Prior to the sitting, while CJ Hon. Pereira inspected a guard of honour from the Royal Virgin Islands Police Force formed outside the complex, Justice Rehead did likewise with the Royal Montserrat Police Force outside Government Headquarters in Montserrat.

The official opening court session began with the address by the Chief Justice presented streamed live via simulcast to all the territories, in Montserrat in the presence of a packed court room of public officials, to include His Excellency Governor Davis and his wife, the hon. Premier, leader of the opposition and other ministers and legislators and cross section of the public and private sector, along with numerous members of the bar.

CJ Prereira delivered her address under the theme “The role of the court in the Region’s socioeconomic Development”

“Recognizing that an effective Judicial system is at the core of all social and economic development, the court consistently strives for the achievement of professionalism and excellence in the timely, effective and efficient access to an administration of a cohesive, independent and accountable system of justice for the benefit of its member states,” Hon. Pereira said.

She noted meantime that despite the economic hardships, the Judiciary must find creative and innovate ways to live up to its mandate. “We are aware that the court is too vital an institution for us to sit idly by to watch the time and circumstances determine our faith,” Hon. Pereira pointed out, putting forward that the judicial system is not viewed as integral to the country’s socioeconomic development; however, a country’s socioeconomic development also depends on an effective legal system which is just as pivotal as any country’s financial institution. And also,

that there is need to ensure that the court fulfills its purpose effectively and effectively.

“Justice Law and Order are therefore essential preconditions to growth and economic development within the context of any democratic society or economic union,” advocating that, “the stage for occupying a single space had already been set in motion by the establishment of a regional court under the ages of the supreme court order in 1967 at the time when our member states which were in association with the UK were moving to full independence.”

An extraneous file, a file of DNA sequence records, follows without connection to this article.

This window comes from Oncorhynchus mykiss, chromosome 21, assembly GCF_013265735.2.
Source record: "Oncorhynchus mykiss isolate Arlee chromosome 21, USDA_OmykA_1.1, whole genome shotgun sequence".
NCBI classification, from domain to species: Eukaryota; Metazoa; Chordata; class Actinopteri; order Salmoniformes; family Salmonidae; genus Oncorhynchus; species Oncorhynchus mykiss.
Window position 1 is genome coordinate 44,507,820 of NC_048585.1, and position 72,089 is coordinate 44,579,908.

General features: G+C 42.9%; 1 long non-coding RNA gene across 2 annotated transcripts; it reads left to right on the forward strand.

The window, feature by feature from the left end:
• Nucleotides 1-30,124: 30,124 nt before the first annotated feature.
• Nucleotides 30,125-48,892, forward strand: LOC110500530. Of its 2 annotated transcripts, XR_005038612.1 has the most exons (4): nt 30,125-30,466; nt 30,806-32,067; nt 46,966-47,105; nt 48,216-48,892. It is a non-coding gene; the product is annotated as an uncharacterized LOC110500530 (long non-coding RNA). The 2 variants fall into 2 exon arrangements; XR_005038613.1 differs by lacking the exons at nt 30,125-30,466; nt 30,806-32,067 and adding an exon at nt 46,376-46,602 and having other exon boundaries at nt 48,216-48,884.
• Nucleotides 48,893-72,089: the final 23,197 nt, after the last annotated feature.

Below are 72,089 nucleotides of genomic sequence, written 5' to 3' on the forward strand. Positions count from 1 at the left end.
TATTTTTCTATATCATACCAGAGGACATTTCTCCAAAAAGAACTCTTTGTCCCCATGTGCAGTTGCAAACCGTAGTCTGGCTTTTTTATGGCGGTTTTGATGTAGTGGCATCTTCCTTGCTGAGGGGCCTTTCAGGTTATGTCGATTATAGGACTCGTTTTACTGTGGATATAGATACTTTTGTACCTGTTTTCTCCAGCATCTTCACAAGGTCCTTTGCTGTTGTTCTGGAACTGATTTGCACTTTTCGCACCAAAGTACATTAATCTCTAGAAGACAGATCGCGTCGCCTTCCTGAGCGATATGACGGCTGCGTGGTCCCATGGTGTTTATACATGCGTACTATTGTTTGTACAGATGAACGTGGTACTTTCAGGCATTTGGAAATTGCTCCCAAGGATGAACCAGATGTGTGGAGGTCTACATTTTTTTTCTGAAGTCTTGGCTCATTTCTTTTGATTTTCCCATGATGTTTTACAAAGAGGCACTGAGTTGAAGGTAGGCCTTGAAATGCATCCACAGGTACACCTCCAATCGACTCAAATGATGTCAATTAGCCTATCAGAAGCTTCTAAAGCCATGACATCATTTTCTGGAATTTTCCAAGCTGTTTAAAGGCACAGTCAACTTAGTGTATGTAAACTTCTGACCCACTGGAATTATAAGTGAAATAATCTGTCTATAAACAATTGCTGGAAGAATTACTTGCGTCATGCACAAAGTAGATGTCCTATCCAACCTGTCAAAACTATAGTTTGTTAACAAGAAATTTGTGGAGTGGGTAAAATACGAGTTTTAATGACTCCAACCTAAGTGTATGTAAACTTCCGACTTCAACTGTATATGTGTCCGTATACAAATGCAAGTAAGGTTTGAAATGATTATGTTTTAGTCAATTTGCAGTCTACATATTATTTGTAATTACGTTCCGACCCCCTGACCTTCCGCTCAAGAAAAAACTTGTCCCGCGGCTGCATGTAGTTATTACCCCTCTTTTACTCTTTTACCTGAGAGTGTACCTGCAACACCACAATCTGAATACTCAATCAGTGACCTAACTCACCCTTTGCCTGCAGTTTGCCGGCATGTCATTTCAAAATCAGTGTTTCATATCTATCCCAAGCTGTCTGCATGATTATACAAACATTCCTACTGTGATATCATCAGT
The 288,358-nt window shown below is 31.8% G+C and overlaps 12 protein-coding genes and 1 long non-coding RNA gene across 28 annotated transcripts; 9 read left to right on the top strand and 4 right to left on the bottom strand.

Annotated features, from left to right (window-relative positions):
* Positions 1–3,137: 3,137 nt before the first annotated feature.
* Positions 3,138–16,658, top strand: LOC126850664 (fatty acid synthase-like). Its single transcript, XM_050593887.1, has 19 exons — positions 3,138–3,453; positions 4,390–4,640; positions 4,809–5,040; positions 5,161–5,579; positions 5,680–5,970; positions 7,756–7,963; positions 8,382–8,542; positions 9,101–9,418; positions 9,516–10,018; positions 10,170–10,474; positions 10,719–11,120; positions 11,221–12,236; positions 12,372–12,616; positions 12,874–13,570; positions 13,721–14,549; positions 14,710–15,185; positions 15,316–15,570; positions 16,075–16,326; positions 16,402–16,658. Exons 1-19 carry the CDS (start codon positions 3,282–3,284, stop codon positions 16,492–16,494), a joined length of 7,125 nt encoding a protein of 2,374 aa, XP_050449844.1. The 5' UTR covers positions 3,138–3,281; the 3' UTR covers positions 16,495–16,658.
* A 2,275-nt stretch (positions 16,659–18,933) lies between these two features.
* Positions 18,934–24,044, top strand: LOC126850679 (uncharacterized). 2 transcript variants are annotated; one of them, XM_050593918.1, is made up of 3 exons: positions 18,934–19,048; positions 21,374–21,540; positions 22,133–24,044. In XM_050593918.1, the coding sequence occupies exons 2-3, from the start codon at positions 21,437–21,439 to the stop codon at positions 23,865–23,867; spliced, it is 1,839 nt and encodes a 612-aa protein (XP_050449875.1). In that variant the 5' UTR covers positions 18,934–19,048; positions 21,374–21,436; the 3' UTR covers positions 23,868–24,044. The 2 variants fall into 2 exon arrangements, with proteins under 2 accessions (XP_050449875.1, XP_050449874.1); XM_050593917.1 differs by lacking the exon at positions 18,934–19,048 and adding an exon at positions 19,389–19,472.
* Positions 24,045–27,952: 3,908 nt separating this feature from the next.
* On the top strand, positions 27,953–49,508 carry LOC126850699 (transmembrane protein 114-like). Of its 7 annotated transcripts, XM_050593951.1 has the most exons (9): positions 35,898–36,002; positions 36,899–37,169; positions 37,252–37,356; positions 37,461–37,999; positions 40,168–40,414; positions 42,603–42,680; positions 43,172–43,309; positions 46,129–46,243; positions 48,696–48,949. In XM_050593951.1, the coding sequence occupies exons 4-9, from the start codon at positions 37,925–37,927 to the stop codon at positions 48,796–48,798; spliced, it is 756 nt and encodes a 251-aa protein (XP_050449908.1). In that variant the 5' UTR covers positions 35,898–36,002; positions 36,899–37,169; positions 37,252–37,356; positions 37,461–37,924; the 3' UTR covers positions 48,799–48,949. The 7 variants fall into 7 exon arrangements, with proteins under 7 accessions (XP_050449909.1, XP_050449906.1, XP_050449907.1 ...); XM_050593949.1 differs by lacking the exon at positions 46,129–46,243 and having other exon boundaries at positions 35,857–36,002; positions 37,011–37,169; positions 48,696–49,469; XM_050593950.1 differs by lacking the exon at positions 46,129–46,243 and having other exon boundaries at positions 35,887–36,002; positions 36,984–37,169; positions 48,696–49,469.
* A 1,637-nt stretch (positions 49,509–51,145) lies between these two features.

“ The Eastern Caribbean Supreme court occupies as a matter of law a single judicial space,” she said, “There can be no doubt as to its place along with such institutions as the ECCB, the ECCU in fostering economic union and development among member states and territories,” she continued.

“The Eastern Caribbean Supreme Court had insured into the continuing upholding of the rule of law by providing an avenue through which disputes can be settled fairly the fundamental rights of persons protected and respected, and justice accessible to all,” she advocated at one point of her speech.

Other speakers following the CJ’s feature address then addressed the court presided over by retired Justice Readhead, now acting judge for Montserrat. The AG Esco Henry welcomed back Judge Redhead, “because the title and name “Mr Justice Redhead” is well-known and well-regarded on our shores. You are no stranger to members of the legal profession nor indeed to Mr. and Mrs. John Public,” she contended.